Unfortunately, the primacy of clan identity in Somali culture meant that in order for any government to be successful in Somalia, it would have to be viewed by the population as being equally representative of each individual clan. Somalis eventually came to reject the parliamentary government formed immediately after independence. Clan disputes over political issues and positions, aggravated by differences in political systems between British and Italian Somaliland, dominated the political landscape and obstructed any attempts at forming an effective integrated government. The demand for a clan-based political system would continue to be an obstacle to the promotion of civic citizenship based on human and civil rights and democratic principles of governance. In essence, the very task of having to form a central government would further exacerbate existing clan divisions, leading to the establishment of ineffective authoritarian rule and eventually culminating into a full-scale civil war (1991-97) that completely destroyed formal governance in Somalia.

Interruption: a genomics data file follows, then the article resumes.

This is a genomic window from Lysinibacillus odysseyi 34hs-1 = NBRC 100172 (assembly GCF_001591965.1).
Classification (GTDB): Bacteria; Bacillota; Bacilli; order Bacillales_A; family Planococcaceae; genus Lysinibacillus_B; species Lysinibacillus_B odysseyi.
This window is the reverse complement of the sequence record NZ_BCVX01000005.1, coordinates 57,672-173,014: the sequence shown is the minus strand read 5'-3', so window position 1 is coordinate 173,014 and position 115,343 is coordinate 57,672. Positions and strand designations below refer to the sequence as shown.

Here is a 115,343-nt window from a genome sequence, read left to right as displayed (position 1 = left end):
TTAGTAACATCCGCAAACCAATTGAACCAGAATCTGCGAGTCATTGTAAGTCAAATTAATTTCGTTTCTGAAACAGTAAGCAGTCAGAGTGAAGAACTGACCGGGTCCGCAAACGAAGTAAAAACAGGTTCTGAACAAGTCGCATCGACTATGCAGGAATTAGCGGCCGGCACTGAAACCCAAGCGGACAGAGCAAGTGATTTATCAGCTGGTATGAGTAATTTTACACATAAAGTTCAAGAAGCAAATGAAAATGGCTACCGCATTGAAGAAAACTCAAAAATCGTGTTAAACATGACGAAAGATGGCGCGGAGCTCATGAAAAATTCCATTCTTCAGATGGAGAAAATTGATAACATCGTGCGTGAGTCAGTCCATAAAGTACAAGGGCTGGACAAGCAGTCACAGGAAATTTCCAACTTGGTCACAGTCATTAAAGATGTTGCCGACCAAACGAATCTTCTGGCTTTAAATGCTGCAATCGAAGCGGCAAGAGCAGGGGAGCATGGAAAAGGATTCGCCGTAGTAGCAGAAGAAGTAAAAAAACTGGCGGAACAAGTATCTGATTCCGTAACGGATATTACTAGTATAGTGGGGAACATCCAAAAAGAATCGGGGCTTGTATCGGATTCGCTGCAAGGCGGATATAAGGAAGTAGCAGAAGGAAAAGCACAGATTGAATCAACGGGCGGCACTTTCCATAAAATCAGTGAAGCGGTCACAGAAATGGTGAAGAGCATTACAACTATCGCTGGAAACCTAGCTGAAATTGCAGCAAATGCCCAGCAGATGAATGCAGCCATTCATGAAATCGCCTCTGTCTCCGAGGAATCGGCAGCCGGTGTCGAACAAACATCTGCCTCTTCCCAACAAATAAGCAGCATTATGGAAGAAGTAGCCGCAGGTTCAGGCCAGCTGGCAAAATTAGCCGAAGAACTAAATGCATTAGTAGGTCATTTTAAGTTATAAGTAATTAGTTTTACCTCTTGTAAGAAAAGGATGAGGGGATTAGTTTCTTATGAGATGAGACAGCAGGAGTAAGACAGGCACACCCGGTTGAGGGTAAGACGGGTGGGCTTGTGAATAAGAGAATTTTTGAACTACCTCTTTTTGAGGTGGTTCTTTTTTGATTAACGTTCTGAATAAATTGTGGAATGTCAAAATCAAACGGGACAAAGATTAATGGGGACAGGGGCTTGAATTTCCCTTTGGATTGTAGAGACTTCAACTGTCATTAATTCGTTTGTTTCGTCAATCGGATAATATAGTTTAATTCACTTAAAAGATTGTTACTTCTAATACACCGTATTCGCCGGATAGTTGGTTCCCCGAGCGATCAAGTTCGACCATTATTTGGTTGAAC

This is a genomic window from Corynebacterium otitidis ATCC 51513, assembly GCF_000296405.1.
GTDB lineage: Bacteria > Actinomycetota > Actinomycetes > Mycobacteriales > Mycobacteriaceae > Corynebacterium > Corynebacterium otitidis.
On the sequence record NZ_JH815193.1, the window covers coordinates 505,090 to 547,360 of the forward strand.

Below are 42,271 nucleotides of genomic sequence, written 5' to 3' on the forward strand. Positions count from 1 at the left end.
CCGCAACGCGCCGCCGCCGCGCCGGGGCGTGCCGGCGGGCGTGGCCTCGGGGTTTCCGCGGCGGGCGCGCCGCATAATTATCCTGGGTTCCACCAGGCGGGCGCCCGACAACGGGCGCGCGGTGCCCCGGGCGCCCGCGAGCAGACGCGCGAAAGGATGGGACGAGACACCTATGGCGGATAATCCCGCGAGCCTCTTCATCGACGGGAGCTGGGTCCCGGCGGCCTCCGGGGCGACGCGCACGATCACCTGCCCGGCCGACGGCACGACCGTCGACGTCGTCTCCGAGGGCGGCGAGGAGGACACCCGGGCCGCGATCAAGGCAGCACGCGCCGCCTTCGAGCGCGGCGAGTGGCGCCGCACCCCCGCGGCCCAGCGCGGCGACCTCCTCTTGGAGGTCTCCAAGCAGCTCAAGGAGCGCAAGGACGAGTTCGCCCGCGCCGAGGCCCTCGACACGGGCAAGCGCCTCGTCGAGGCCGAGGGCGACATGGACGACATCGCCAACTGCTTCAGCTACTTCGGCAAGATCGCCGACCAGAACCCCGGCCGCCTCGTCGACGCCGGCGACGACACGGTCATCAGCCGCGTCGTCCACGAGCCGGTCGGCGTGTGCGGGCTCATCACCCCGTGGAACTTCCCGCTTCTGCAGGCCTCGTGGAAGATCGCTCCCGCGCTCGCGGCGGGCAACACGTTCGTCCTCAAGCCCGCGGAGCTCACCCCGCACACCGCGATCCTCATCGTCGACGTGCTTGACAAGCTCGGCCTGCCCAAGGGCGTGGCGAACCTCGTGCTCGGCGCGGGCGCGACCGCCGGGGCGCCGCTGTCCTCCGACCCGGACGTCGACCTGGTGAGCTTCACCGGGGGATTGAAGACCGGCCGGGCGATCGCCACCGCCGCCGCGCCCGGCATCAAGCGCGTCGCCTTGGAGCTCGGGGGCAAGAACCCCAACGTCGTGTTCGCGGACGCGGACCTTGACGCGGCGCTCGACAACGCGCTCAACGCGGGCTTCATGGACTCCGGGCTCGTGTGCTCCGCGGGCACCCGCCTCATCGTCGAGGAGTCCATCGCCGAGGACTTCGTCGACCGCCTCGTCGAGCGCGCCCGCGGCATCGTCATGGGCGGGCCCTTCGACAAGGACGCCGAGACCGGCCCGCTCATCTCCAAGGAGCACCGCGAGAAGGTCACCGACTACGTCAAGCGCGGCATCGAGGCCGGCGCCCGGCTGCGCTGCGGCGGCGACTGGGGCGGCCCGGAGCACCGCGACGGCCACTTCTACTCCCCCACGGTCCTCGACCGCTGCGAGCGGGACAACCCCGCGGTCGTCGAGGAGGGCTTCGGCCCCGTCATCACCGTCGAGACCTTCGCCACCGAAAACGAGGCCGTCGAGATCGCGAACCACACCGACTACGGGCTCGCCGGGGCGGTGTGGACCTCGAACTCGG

The dominance of a centuries-old clan system in Somalia has led to strong kinship amongst clan members that continues to define the Somali way of life to this day. The six major tribes in Somalia are the Darod, Isaaq, Hawiye, Dir, Rahanweyne and Digil; in addition, there are a series of smaller clan families that stem from the six main clans. Clans are interrelated through complex networks of social relationships that actually extend over clan territories, making it difficult sometimes to assess the extent of alliances and rivalries. Within each clan exists a hierarchal social system that governs clan activities and resources. At the top of this hierarchy are the clan elders, who throughout Somalia’s history have served successfully as clan leaders, chosen to enforce traditional Somali customary laws known collectively xeer, which tends to be more compensatory than punitive. Xeer is typically the first recourse in local conflict resolution; it is often enacted to elicit settlement or reconciliation among individuals, businesses and clans; it is applied in almost 80-90% of all dispute and/or criminal cases (2006 figures), and covers everything from marriage issues to property disputes to murder. Interestingly, although Somalis are a highly religious society and will apply Sharia or Islamic law to issues of family and inheritance, when Sharia law conflicts with xeer, the latter seems to almost always take precedence. In addition, religious leaders have never played a direct role in political affairs, which are typically left to clan leaders to deal. Somalis even have a saying that highlights their proclivity for secularism, “One can change his religion; one cannot change the law.”